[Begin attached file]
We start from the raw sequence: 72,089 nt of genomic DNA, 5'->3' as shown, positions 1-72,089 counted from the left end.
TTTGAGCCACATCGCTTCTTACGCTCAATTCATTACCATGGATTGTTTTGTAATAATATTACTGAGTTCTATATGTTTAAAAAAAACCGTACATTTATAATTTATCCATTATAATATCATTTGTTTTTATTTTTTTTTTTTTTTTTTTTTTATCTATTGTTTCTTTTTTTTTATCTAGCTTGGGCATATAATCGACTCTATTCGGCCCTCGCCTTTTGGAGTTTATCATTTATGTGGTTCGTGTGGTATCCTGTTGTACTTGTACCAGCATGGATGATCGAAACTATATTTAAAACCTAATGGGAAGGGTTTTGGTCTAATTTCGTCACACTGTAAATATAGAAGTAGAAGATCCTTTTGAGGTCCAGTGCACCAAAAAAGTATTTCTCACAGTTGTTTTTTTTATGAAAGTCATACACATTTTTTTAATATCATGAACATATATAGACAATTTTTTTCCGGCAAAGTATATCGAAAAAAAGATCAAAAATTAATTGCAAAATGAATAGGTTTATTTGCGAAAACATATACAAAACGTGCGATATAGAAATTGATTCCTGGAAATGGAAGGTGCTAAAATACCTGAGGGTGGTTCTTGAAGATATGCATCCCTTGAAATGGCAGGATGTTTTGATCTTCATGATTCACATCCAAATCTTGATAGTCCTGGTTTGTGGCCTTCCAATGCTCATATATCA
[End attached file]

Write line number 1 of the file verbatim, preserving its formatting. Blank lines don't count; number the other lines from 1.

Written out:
We start from the raw sequence: 72,089 nt of genomic DNA, 5'->3' as shown, positions 1-72,089 counted from the left end.